Hunting The Elusive CIO Dashboard

There's not yet a foolproof method for correlating disparate IT data into useful information. But that doesn't mean you shouldn't prepare.

Michael Biddick, CEO, Fusion PPT

February 28, 2008

3 Min Read

Without a CIO dashboard, organizations looking to ensure that IT service requirements are met must rely on manual extrapolation of multiple applications, each containing silos of critical data. At best, this results in hit-or-miss decision making and a certain amount of inertia. At worst, working from flawed assumptions leads to significant costs and delays and wasted resources. A few organizations have retrofitted portal software to pull together siloed data; however, these do little to correlate information into useful guidance. 8 Steps To Prepare For The CIO Dashboard 1. Define the key performance indicators (KPIs) that need to be measured in your dashboard.

2. Map KPIs to specific data requirements. Determine if the data exists in systems or needs to be collected.

3. If data-collection gaps exist, explore improvements to fill holes. Develop a plan and timeline to implement those systems.

4. Investigate business service management, project and portfolio management, and BI tools based on your KPI requirements. Pay attention to how tools integrate with your existing infrastructure.

5. Budget for the initial cost of the CIO dashboard, annual maintenance, and fees to implement the system. Take into account the complexity and cost of changes and updates.

6. Develop an implementation plan that provides dashboard visibility into key systems one at a time.

7. After systems are integrated, focus on correlating data across those systems to provide meaningful visual information and alerting capabilities should a metric violate a threshold.

8. When new components are considered, evaluate how they'll be integrated into the dashboard. A CIO dashboard is only as good as the information it can collect. Two areas where IT must focus are data sources--including BSM, BI, and PPM--and KPIs.

First, define the key performance indicators that drive your IT organization. Instead of trying to grab as much data as possible, focus on the critical aspects of IT and how they impact the business. This approach will make implementing the dashboard more straightforward.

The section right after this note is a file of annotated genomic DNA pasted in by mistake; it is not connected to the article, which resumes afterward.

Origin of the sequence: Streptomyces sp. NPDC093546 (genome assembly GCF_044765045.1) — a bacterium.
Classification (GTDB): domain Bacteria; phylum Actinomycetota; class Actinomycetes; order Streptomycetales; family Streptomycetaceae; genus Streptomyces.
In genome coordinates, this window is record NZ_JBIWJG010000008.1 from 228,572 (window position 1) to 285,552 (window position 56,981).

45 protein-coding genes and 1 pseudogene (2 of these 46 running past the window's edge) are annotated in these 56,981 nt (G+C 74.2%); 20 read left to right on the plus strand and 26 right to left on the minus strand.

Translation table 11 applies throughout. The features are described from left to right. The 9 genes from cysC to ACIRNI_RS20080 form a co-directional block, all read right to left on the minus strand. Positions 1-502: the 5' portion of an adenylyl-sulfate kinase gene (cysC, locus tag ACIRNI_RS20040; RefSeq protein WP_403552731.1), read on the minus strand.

Next, identify the appropriate sources to meet information requirements. The dashboard will need direct access to underlying data, typically requiring an API or integration bus architecture to allow for loose coupling among information silos. Some enterprise management systems, such as ScienceLogic's EM7, connect to an application's database layer and pull a copy of the data to avoid using integration bus technology. These work well as long as you can connect to the external application database; in many cases, you can't.

Because CIOs work with all parts of an organization, their dashboards need to blend collaboration, business requirements analysis, and Web-based technologies such as Adobe's Flex. They have roots in service-oriented architecture concepts and as such are less about technologies, more about processes that allow for a horizontal view across an organization, driven primarily by business requirements, which in turn are typically driven by service requirements to internal and external customers. The flexibility SOA brings is a key advantage, as the information needed by those in various roles can differ greatly. Visualization implementation examples include front ends (or views) for CIOs, of course, but also for customers, service desk operators, process managers, financial managers, and executives.

One challenge in making the CIO dashboard a reality is that software vendors persist in presenting silos of information, requiring lengthy and costly custom portal development efforts.

About the Author(s)

Michael Biddick

CEO, Fusion PPT

As CEO of Fusion PPT, Michael Biddick is responsible for overall quality and innovation. Over the past 15 years, Michael has worked with hundreds of government and international commercial organizations, leveraging his unique blend of deep technology experience coupled with business and information management acumen to help clients reduce costs, increase transparency and speed efficient decision making while maintaining quality. Prior to joining Fusion PPT, Michael spent 10 years with a boutique-consulting firm and Booz Allen Hamilton, developing enterprise management solutions. He previously served on the academic staff of the University of Wisconsin Law School as the Director of Information Technology. Michael earned a Master's of Science from Johns Hopkins University and a dual Bachelor's degree in Political Science and History from the University of Wisconsin-Madison. Michael is also a contributing editor at InformationWeek Magazine and Network Computing Magazine and has published over 50 recent articles on Cloud Computing, Federal CIO Strategy, PMOs and Application Performance Optimization. He holds multiple vendor technical certifications and is a certified ITIL v3 Expert.

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